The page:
Automation and IoT – New Technology with Incredible Business Potential

Automation and IOT

The Internet of Things (IoT) has already vastly changed the business landscape. It allows for a network of smart devices and technology to communicate, which improves efficiency and productivity.

But the next step is including automation into the mix. Automation and IoT arguably go hand-in-hand and will arguably mark the next major revolution in production.

So, how does automation IoT work and what will it do to the way businesses function?

What is Automation?

Automation refers to making processes automatic (not based on human interaction). As a concept, business process automation has existed for a long time in the form of production robots.

Typically, it’s used to automate simple or repetitive tasks. This helps to increase efficiency, reduce costs, and to free people up for more complicated tasks.

You can check out this video for more details on what we mean by automation:

Some examples of standard business automation processes include:

Employee onboarding

Automating the onboarding process usually requires distributing forms, collecting data, and organizing training sessions. While these are fairly straightforward jobs, they’re also repetitive.

Removing the human element makes little difference to the employee. However, it means HR professionals can get on with their jobs rather than giving out and collecting forms.

Purchase orders

Purchase orders happen regularly for pretty much any business. Filling out forms, getting approval, and sending them off are again simple tasks, but they’re repetitive.

This makes them prime territory for automation. Not only does it streamline things, it helps with issues like over/under ordering, data recording, and overall accountability.

Automation and IoT

So, how do automation and IoT fit together? Well, if you’re familiar with the basic premise of IoT, the link should be obvious.

IoT involves connecting a range of devices up to the same internet network. Within businesses, this includes sensors, monitors, actuators, stock data, and sales data.

In short, IoT in business boils down to data, and lots of it. However, converting this data into actionable information is still a manual process. In turn, it requires manual adjustment on the production and logistical fronts.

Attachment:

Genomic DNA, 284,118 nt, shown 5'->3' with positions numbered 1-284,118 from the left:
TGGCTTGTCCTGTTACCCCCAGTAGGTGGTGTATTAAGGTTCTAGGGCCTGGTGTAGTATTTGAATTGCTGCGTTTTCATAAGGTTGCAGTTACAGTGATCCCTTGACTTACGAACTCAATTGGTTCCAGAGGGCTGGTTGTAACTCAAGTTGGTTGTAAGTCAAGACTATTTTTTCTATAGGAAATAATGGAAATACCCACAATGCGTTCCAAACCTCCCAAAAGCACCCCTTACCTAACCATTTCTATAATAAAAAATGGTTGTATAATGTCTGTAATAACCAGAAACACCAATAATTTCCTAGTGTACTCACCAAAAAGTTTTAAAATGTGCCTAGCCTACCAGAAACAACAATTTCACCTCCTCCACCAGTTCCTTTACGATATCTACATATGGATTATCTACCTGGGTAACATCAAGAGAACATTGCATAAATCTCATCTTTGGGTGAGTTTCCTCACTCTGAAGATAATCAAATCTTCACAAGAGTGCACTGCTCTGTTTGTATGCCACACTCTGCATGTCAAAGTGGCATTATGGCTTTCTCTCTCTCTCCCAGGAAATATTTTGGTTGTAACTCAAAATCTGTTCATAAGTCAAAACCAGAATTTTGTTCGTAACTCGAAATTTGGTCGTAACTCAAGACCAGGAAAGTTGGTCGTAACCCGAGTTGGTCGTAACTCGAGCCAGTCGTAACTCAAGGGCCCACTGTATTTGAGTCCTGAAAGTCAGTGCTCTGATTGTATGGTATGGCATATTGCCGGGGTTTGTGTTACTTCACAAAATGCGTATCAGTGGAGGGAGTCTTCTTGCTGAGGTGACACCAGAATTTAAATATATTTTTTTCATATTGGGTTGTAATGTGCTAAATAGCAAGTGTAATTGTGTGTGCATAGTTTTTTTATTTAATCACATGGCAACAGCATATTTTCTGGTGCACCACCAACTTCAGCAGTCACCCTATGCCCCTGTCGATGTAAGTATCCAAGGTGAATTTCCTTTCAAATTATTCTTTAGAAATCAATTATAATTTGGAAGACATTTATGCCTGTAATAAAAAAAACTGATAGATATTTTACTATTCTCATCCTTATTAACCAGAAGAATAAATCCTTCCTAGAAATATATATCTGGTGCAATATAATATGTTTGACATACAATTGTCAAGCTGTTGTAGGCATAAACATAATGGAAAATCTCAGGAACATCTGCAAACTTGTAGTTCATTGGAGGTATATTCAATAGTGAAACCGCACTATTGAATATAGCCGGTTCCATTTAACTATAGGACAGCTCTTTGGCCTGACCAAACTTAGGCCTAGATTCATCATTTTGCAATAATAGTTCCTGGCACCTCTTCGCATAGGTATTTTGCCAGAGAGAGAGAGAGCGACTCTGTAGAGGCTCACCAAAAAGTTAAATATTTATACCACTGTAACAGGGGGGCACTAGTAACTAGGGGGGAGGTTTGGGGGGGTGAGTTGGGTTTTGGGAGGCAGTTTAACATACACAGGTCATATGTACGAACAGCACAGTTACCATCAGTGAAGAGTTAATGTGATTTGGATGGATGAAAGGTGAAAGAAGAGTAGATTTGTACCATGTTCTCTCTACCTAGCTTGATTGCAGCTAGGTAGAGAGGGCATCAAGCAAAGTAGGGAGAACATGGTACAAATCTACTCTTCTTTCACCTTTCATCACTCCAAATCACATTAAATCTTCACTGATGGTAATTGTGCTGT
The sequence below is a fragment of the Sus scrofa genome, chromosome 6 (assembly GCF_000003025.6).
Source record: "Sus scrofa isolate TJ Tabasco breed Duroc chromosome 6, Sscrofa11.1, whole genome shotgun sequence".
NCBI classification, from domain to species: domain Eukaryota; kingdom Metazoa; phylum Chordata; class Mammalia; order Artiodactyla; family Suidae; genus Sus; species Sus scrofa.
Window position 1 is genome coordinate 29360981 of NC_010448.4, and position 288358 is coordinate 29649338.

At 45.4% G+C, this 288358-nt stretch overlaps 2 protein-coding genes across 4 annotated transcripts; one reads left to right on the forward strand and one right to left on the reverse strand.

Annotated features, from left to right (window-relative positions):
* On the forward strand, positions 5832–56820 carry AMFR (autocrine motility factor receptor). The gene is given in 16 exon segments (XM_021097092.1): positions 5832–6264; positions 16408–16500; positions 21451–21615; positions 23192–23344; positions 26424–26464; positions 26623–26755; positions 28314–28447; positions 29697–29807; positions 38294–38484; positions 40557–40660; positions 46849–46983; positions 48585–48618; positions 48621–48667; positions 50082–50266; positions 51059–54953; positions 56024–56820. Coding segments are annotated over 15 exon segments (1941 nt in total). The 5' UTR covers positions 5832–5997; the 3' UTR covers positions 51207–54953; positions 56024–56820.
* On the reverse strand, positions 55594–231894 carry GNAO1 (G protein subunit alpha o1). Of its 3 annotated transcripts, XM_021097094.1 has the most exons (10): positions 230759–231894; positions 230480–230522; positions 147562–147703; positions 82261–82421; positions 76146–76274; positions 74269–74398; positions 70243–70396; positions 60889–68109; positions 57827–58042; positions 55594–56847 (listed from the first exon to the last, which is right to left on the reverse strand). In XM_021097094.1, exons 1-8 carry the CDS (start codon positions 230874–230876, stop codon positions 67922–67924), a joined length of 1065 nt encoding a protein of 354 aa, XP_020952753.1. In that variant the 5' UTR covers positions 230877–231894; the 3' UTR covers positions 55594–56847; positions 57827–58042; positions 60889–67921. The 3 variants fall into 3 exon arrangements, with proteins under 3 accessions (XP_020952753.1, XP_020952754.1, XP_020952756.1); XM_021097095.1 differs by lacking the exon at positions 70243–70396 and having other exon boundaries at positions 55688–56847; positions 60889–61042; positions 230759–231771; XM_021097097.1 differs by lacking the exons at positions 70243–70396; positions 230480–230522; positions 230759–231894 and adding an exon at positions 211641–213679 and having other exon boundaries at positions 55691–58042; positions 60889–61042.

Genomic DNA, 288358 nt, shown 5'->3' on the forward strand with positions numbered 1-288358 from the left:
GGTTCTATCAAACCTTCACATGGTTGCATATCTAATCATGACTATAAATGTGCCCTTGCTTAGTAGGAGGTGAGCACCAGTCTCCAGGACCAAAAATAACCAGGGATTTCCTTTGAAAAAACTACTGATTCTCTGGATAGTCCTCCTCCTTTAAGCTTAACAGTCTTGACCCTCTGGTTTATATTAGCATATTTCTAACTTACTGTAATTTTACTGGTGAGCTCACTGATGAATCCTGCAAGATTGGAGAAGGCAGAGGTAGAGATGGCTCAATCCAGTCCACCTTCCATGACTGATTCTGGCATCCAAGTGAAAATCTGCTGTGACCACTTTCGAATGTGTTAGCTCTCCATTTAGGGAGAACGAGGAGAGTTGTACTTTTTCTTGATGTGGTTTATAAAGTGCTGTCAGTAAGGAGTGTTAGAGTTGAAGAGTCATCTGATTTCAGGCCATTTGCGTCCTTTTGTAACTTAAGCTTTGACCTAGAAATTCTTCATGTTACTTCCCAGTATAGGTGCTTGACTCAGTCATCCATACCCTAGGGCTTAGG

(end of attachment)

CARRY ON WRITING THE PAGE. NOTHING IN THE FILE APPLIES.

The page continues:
But this is where automation IoT comes in. Hooking automated processes up to the same network allows them to capitalize on the data and make adjustments without human intervention.

What does this look like in real terms?

Example 1: Stock orders

IoT sensors already provide businesses with information on which products they sell or use the most. This information then triggers alerts telling them when they need to set up a new order.

But, as mentioned above, this is an area where automation already helps out. So, connecting sensors and purchasing software to the same network can automate the whole process. Therefore, automation and IoT go together very well for something as repetitive and mundane as stock ordering.

Granted, it would still require human intervention in the form of review and approval, at least while the systems are in development. Once they’re fully streamlined, though, there’s no reason why a human would still need to review and approve automatic orders.

Example 2: Goods production

Factory production is already a largely automated process. Whether we’re thinking of food, tech goods, or vehicles, robots do most of the work.

In factories that produce various parts of the same product, automation IoT would be vital. While this form of production isn’t usually the case for things like cars and computers, it’s very common in food production.

Automation and IoT would go hand-in-hand in these settings, though.

For example, you have a factory that produces ready meals. These are made from various components that need to be combined in the final stages. Having the desired quantities ready and waiting is relatively complex.

But by including IoT sensors and data, the balancing act becomes automatic. The machines would know when there’s too much (or not enough) of one product and could adjust production to suit.

Automation and IoT in factory production line
Automation is already commonplace in food production.

Example 3: Smart cities

There are plenty of processes that would benefit from automation and IoT in cities. These range from parking sensors and public transport to park irrigation.

For example, back in 2014, Barcelona introduced automation IoT technology to manage its parking spots. The sensors created a network that showed available parking spaces and automatically marked them as taken.

Within a year, this generated an extra $50 million in parking revenue and created 47,000 new jobs.

The Benefits of Automation IoT

The combination of automation and IoT offers numerous benefits to businesses. Of course, not all these will apply to every business, as automation takes different forms.

Generally, though, the main benefits of automation IoT include:

1. Increased operational efficiency

Supply chain and asset management benefit from an automated network based on real data. This ranges from tracking stock using RFID tags to counting stock using a network of sensors.